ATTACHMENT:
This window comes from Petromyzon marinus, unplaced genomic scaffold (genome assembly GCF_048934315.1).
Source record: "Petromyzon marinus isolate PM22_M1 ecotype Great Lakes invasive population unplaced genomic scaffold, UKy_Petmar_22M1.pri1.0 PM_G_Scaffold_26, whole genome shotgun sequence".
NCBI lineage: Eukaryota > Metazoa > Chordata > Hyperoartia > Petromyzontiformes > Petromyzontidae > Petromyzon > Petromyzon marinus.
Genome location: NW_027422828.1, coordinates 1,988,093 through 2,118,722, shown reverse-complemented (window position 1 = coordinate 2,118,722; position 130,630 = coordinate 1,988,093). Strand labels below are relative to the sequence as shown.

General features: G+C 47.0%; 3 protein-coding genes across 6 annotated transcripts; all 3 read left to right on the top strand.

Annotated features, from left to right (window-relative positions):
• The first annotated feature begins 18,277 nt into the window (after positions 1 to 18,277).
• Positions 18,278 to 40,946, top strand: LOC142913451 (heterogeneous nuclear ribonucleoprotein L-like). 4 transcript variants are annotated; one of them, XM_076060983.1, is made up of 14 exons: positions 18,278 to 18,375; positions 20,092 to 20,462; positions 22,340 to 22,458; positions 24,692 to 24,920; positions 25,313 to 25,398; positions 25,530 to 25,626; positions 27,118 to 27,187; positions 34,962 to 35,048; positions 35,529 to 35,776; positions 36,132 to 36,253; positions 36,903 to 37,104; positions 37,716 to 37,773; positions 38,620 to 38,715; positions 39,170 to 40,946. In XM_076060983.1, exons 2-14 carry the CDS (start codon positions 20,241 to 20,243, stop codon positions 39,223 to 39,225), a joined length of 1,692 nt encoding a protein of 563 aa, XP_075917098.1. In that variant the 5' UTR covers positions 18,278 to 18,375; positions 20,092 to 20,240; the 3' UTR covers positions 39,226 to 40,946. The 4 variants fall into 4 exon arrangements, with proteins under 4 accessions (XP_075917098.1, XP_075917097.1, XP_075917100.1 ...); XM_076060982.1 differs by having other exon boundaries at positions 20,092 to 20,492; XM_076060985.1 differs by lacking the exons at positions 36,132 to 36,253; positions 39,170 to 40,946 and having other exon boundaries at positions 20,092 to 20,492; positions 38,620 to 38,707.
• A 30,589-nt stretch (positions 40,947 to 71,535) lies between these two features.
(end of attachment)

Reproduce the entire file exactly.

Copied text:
This window comes from Petromyzon marinus, unplaced genomic scaffold (genome assembly GCF_048934315.1).
Source record: "Petromyzon marinus isolate PM22_M1 ecotype Great Lakes invasive population unplaced genomic scaffold, UKy_Petmar_22M1.pri1.0 PM_G_Scaffold_26, whole genome shotgun sequence".
NCBI lineage: Eukaryota > Metazoa > Chordata > Hyperoartia > Petromyzontiformes > Petromyzontidae > Petromyzon > Petromyzon marinus.
Genome location: NW_027422828.1, coordinates 1,988,093 through 2,118,722, shown reverse-complemented (window position 1 = coordinate 2,118,722; position 130,630 = coordinate 1,988,093). Strand labels below are relative to the sequence as shown.

General features: G+C 47.0%; 3 protein-coding genes across 6 annotated transcripts; all 3 read left to right on the top strand.

Annotated features, from left to right (window-relative positions):
• The first annotated feature begins 18,277 nt into the window (after positions 1 to 18,277).
• Positions 18,278 to 40,946, top strand: LOC142913451 (heterogeneous nuclear ribonucleoprotein L-like). 4 transcript variants are annotated; one of them, XM_076060983.1, is made up of 14 exons: positions 18,278 to 18,375; positions 20,092 to 20,462; positions 22,340 to 22,458; positions 24,692 to 24,920; positions 25,313 to 25,398; positions 25,530 to 25,626; positions 27,118 to 27,187; positions 34,962 to 35,048; positions 35,529 to 35,776; positions 36,132 to 36,253; positions 36,903 to 37,104; positions 37,716 to 37,773; positions 38,620 to 38,715; positions 39,170 to 40,946. In XM_076060983.1, exons 2-14 carry the CDS (start codon positions 20,241 to 20,243, stop codon positions 39,223 to 39,225), a joined length of 1,692 nt encoding a protein of 563 aa, XP_075917098.1. In that variant the 5' UTR covers positions 18,278 to 18,375; positions 20,092 to 20,240; the 3' UTR covers positions 39,226 to 40,946. The 4 variants fall into 4 exon arrangements, with proteins under 4 accessions (XP_075917098.1, XP_075917097.1, XP_075917100.1 ...); XM_076060982.1 differs by having other exon boundaries at positions 20,092 to 20,492; XM_076060985.1 differs by lacking the exons at positions 36,132 to 36,253; positions 39,170 to 40,946 and having other exon boundaries at positions 20,092 to 20,492; positions 38,620 to 38,707.
• A 30,589-nt stretch (positions 40,947 to 71,535) lies between these two features.